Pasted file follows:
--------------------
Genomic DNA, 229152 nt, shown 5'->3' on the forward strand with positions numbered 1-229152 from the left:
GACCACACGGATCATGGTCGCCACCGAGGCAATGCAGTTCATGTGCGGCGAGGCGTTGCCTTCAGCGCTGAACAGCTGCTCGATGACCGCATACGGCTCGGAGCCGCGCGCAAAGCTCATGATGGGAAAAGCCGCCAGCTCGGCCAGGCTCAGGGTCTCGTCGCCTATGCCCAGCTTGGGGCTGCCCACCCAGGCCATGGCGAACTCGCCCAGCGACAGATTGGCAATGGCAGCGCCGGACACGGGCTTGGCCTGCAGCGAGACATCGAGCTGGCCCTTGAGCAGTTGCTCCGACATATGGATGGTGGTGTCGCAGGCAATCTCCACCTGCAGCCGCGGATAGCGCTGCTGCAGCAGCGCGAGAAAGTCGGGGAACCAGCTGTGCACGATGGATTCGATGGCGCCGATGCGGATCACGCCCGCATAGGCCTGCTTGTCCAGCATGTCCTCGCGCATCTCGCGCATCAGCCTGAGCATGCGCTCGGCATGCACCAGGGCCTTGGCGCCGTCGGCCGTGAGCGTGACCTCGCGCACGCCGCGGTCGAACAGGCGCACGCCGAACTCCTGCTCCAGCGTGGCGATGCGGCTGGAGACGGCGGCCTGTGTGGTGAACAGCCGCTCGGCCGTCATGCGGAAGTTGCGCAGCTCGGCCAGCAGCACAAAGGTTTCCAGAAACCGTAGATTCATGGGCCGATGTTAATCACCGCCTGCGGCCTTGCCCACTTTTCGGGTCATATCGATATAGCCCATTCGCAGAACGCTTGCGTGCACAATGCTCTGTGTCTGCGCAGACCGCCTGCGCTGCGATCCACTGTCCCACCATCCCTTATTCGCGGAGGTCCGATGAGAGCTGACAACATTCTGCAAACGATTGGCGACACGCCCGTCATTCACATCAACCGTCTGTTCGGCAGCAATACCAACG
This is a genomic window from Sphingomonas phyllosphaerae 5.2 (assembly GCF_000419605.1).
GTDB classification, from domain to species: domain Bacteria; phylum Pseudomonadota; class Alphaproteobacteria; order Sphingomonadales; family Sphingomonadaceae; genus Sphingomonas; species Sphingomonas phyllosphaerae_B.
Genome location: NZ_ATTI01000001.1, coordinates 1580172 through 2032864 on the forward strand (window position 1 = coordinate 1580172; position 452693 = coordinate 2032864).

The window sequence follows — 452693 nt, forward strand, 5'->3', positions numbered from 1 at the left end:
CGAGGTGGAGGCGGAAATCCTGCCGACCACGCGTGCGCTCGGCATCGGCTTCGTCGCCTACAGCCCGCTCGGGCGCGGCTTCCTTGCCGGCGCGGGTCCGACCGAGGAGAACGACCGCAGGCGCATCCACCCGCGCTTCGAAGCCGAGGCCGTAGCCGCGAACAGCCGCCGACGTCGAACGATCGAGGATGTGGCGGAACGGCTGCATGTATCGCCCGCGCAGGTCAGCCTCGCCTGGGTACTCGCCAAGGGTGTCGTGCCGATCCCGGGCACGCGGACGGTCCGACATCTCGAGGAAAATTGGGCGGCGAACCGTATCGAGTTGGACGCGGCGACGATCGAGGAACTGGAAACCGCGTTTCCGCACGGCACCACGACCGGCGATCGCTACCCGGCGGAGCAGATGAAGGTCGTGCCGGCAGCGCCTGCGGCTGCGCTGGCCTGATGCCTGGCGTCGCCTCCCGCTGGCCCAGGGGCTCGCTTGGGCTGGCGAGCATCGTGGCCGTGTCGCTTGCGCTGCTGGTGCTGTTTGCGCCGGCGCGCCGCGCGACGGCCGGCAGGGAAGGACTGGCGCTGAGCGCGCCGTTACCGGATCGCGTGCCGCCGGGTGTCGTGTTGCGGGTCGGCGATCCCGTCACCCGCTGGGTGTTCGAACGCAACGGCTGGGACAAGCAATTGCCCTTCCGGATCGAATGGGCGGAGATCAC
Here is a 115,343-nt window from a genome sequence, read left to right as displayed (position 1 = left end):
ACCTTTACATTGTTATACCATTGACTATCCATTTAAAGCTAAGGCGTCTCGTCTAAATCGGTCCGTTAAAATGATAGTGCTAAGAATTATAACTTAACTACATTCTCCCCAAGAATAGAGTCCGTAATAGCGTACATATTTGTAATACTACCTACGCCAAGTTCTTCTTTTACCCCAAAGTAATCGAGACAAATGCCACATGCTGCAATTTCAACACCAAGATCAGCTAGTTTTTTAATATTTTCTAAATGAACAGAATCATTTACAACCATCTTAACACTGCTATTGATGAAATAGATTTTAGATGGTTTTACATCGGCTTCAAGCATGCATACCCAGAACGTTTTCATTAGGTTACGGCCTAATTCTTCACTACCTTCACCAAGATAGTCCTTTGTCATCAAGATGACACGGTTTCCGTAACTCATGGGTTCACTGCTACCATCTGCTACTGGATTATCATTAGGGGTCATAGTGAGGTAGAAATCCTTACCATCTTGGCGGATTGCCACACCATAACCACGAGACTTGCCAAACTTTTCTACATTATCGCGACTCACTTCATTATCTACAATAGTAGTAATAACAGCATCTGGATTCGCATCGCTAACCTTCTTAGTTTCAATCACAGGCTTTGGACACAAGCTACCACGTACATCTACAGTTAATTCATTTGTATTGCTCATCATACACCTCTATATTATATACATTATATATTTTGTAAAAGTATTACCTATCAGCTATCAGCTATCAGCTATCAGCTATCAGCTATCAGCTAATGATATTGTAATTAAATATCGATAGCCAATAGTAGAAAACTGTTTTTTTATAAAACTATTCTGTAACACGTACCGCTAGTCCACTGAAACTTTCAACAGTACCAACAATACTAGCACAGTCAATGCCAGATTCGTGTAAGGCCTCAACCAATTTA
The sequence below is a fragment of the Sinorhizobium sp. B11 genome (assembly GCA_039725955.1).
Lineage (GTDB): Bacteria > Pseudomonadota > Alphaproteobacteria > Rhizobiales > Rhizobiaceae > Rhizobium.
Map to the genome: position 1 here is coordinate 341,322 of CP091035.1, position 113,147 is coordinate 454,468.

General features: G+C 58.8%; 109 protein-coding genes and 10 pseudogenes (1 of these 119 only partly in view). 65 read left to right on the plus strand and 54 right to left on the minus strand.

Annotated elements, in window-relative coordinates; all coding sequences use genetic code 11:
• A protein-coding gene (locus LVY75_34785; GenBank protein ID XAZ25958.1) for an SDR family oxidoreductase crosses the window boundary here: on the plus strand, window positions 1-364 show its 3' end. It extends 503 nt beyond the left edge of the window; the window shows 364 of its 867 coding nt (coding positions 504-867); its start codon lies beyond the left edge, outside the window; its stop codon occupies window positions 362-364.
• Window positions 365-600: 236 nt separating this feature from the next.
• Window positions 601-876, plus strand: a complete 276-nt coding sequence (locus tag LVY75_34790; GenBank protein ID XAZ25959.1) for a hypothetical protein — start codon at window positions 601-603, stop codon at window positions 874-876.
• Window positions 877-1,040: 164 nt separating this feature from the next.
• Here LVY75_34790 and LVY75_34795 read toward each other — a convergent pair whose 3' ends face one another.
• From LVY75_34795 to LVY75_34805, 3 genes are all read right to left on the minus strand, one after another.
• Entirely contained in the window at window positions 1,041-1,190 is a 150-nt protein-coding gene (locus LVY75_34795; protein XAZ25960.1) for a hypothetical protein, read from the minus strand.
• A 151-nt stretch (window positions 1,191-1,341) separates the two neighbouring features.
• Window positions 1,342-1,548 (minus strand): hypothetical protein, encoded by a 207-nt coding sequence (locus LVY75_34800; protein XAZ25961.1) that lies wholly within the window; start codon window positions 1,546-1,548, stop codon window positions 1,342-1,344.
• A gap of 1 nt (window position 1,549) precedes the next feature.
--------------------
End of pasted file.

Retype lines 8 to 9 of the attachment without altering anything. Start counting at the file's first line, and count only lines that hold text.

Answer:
Here is a 115,343-nt window from a genome sequence, read left to right as displayed (position 1 = left end):
ACCTTTACATTGTTATACCATTGACTATCCATTTAAAGCTAAGGCGTCTCGTCTAAATCGGTCCGTTAAAATGATAGTGCTAAGAATTATAACTTAACTACATTCTCCCCAAGAATAGAGTCCGTAATAGCGTACATATTTGTAATACTACCTACGCCAAGTTCTTCTTTTACCCCAAAGTAATCGAGACAAATGCCACATGCTGCAATTTCAACACCAAGATCAGCTAGTTTTTTAATATTTTCTAAATGAACAGAATCATTTACAACCATCTTAACACTGCTATTGATGAAATAGATTTTAGATGGTTTTACATCGGCTTCAAGCATGCATACCCAGAACGTTTTCATTAGGTTACGGCCTAATTCTTCACTACCTTCACCAAGATAGTCCTTTGTCATCAAGATGACACGGTTTCCGTAACTCATGGGTTCACTGCTACCATCTGCTACTGGATTATCATTAGGGGTCATAGTGAGGTAGAAATCCTTACCATCTTGGCGGATTGCCACACCATAACCACGAGACTTGCCAAACTTTTCTACATTATCGCGACTCACTTCATTATCTACAATAGTAGTAATAACAGCATCTGGATTCGCATCGCTAACCTTCTTAGTTTCAATCACAGGCTTTGGACACAAGCTACCACGTACATCTACAGTTAATTCATTTGTATTGCTCATCATACACCTCTATATTATATACATTATATATTTTGTAAAAGTATTACCTATCAGCTATCAGCTATCAGCTATCAGCTATCAGCTATCAGCTAATGATATTGTAATTAAATATCGATAGCCAATAGTAGAAAACTGTTTTTTTATAAAACTATTCTGTAACACGTACCGCTAGTCCACTGAAACTTTCAACAGTACCAACAATACTAGCACAGTCAATGCCAGATTCGTGTAAGGCCTCAACCAATTTA